Lombard St: Cow Hollow or Marina?

Boundaries are arbitrary, but does it make sense for two different sides of the same street to belong to different neighborhoods?

District 7 SFAR Map
District 7 SFAR Map

For example, in District 7 of San Francisco, there are four neighborhoods (according to SFAR):

The north/south diving line between The Marina and Cow Hollow is Lombard St., which makes perfect sense. Does it make sense, though, that homes on the north side of Lombard are in the Marina while homes on the south side are in Cow Hollow? Given what a busy street Lombard is, I kind of have to agree with the boundary.

What about the north/south dividing line between Cow Hollow and Pacific Heights, though? The north/south boundary between the two neighborhoods is Green St., which means that homes on the north side of Green St. have a Cow Hollow MLS designation, while homes on the south side of the street have a Pacific Heights designation in the MLS. This one seems a little less obvious to me, since Green St. isn’t a particularly busy or commercial St. (that would belong to Union St., one to the north).

California St.
California St. serves as the north/south boundary between Pacific Heights (District 7) and Lower Pacific Heights (District 6). However, when the boundary line was drawn they (they being SFAR) put both sides of California St. in Pacific Heights, which means on the south side of the street the boundary runs along the fences in the backyard, not the street out front.

However, as soon as we get west of Presidio St., the north/south boundary goes back to the front side of California St., with homes on the north side belonging to Presidio Heights and homes on the south side belonging to Laurel Village/Jordan Park.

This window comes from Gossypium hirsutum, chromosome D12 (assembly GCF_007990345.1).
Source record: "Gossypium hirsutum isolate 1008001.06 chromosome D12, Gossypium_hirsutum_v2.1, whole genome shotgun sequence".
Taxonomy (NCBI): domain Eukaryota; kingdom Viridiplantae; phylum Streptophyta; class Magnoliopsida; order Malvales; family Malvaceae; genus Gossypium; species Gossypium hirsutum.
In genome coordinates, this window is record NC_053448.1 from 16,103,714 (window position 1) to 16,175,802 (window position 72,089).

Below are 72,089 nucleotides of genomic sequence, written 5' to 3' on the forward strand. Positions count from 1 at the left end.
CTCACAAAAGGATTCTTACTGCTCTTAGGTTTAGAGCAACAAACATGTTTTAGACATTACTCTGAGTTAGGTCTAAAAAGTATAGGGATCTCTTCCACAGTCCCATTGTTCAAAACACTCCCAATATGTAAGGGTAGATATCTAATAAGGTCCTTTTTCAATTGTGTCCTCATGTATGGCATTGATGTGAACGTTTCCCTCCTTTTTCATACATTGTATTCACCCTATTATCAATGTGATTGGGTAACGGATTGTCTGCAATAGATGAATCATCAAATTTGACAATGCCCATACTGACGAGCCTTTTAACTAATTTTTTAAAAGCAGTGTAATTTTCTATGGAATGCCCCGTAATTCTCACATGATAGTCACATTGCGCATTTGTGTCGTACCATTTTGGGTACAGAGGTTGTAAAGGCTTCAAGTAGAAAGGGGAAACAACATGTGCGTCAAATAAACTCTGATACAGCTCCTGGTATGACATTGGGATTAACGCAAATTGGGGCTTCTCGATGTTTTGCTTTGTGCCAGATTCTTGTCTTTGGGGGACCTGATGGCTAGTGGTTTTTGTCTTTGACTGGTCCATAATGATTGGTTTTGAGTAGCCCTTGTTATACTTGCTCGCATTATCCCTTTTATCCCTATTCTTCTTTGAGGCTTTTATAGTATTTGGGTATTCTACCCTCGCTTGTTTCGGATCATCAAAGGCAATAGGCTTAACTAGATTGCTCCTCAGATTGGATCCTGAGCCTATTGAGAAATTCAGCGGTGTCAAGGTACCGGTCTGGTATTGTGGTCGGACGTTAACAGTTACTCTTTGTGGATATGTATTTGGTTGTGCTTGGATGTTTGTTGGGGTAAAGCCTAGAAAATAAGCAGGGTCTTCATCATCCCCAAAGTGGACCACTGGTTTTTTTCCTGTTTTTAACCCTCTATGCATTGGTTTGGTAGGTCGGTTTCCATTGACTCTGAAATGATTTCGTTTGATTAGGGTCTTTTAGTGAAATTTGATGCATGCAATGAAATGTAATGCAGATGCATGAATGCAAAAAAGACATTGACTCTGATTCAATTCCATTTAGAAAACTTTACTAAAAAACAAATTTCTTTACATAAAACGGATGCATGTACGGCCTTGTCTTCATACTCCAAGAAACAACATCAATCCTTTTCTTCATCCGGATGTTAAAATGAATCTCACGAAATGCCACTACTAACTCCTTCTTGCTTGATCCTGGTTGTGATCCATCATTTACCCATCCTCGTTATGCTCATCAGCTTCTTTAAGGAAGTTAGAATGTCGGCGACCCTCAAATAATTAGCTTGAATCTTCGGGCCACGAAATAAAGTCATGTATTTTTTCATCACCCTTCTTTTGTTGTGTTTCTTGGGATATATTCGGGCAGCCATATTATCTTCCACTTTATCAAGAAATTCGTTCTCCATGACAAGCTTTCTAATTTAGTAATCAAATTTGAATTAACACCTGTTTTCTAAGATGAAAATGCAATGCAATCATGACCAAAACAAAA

Clear as mud, right?

What are your thoughts about the SFAR map boundaries? I’ve only highlighted a few neighborhoods, but the list could go on and on…

San Francisco, I Love You

Oh, San Francisco, you wacky goof ball of a town. I found myself eating dinner last night at the Ferry Building, and while we were eating dinner we saw all of these people coming in to order dinner that were carrying pillows and had feathers and fluff in their hair.

Pillow Fight!!!

Pillow Fight at Justin Herman Plaza
Pillow Fight at Justin Herman Plaza

I think the crowd had peaked and we were down to the hardcore pillow fighters by the time I finished dinner and crossed the street to share this awesome San Francisco tradition with my family. But as you can see from the pictures above and below, the pillow fight was a huge success, and while plenty of people whapped other people with pillows, I’m not aware of any injuries or other destructive behavior taking place last night.

2013-02-14 19.33.30
While Fight Club has its own rules, Pillow Fight Club has a different set, and they are:

  1. Tell everyone you know about the pillow fight
  2. Tell everyone you know about the pillow fight
  3. Arrive with pillow hidden in a bag
  4. When the Ferry Building clock strikes 6:00, begin
  5. Do not hit anyone without a pillow unless they ask.

Given all of the smiles I saw last night, I think the rules are working quite well and keeping people safe while having a great time.

Have you been to a pillow fight at Justin Herman Plaza? If so, I’d love to hear your thoughts about it! How did you find out about it? Did you take your regular pillow or did you go out and buy a special pillow for Pillow Fight Club? Did you take a date, or did you go solo? And if you have any scoop on who or how this event got started, I’d love to hear the back story. Leave a comment below and have a great day!

 

Your 2013 Party Schedule